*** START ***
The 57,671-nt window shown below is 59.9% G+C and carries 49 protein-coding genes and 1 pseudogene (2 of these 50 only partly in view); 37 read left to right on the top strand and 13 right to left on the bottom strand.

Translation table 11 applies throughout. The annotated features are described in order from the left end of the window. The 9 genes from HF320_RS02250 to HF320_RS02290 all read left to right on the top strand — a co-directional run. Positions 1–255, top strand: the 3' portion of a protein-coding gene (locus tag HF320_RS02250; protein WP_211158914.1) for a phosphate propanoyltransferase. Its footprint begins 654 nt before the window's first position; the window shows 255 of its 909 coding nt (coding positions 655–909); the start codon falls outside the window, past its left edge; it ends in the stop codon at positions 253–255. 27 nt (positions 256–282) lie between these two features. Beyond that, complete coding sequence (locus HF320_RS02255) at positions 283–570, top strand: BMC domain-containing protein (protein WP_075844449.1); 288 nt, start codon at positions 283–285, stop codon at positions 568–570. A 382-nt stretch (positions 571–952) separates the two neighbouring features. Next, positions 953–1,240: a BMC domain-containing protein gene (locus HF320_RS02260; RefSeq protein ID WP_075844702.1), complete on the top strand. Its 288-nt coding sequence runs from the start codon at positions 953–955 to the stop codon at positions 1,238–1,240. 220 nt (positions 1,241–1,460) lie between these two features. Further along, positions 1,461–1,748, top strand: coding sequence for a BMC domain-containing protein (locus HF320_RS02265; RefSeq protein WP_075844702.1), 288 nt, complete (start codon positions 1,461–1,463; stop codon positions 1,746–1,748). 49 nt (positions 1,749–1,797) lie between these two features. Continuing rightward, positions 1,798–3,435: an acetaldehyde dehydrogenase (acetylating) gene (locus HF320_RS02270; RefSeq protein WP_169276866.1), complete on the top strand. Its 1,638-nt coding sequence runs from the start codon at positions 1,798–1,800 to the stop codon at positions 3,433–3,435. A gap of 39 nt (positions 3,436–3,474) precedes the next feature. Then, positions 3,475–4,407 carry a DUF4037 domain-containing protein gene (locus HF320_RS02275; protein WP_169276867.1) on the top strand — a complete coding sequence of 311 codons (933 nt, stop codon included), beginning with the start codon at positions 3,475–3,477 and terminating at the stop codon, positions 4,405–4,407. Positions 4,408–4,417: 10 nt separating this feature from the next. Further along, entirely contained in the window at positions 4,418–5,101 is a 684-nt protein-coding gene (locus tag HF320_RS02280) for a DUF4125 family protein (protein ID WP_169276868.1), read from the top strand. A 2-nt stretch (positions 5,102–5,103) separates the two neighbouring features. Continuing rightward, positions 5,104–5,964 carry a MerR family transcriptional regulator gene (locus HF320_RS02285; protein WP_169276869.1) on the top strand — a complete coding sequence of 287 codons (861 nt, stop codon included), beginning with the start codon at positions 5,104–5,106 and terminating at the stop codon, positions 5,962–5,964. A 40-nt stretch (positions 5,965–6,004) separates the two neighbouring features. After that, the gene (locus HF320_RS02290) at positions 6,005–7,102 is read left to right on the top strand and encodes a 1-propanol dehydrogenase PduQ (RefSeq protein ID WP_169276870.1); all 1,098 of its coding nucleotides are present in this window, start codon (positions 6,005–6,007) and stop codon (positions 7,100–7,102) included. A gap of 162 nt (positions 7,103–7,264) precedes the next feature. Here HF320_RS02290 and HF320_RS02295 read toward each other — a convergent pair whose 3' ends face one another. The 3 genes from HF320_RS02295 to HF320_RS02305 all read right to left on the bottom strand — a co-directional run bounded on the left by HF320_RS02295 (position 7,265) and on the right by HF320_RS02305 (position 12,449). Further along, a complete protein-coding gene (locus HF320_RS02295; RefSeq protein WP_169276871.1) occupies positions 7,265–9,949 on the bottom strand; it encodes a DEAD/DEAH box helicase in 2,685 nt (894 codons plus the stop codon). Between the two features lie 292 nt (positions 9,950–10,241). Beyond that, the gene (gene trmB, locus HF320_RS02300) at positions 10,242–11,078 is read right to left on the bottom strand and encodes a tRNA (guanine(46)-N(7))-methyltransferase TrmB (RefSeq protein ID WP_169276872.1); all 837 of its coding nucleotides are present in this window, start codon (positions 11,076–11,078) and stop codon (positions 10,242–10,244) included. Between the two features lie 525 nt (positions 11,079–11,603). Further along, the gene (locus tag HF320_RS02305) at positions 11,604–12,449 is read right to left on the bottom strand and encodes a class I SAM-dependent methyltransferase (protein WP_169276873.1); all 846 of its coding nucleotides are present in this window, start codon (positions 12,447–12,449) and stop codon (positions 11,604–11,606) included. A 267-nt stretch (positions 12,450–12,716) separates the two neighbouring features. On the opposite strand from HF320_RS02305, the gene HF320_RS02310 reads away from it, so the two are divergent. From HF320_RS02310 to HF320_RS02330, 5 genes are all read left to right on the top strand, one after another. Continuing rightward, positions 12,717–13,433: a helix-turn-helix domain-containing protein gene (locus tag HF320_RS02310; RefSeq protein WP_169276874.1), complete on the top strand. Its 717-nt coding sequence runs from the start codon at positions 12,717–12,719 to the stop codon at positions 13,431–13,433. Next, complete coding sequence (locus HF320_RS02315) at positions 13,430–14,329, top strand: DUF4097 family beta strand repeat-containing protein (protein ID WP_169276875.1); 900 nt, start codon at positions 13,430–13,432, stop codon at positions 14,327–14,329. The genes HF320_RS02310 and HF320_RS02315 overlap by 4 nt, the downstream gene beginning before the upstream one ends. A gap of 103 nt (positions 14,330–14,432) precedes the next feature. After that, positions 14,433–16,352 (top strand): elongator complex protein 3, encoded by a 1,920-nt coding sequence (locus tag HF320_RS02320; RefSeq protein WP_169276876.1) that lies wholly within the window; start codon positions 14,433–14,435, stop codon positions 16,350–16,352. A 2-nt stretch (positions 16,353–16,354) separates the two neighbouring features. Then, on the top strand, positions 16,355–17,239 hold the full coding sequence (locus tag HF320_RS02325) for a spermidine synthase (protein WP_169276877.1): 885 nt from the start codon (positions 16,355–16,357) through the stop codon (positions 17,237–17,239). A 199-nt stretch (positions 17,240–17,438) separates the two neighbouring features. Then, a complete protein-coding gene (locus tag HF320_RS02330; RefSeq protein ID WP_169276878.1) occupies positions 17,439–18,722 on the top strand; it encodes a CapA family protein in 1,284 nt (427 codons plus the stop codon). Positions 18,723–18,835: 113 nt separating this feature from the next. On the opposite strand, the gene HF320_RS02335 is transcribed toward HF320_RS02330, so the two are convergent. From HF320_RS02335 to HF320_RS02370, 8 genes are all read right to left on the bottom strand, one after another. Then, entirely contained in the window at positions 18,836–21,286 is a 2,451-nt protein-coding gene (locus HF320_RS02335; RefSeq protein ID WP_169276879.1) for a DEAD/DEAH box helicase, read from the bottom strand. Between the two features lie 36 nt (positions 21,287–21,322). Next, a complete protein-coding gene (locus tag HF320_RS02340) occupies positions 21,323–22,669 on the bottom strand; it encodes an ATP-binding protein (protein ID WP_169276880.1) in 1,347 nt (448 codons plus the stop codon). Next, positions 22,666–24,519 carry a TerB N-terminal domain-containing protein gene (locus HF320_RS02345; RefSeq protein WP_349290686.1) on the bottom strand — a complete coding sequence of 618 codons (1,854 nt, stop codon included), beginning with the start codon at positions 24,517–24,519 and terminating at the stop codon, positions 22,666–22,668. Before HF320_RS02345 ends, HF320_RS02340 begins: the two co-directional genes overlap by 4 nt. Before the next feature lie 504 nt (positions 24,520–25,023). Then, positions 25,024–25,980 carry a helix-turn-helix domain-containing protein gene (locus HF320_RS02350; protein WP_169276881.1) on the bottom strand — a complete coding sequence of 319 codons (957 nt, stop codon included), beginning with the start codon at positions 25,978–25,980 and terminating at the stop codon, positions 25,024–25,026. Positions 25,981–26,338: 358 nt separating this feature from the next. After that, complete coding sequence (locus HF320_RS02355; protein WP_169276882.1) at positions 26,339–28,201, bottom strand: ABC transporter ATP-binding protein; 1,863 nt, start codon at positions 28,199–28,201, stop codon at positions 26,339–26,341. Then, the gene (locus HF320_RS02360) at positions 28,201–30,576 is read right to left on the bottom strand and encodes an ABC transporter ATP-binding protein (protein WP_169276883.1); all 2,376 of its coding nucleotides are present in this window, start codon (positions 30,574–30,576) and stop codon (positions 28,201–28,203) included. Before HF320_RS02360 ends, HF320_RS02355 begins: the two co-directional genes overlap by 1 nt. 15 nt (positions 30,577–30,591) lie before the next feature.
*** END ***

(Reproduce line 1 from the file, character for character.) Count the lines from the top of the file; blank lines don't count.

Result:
The 57,671-nt window shown below is 59.9% G+C and carries 49 protein-coding genes and 1 pseudogene (2 of these 50 only partly in view); 37 read left to right on the top strand and 13 right to left on the bottom strand.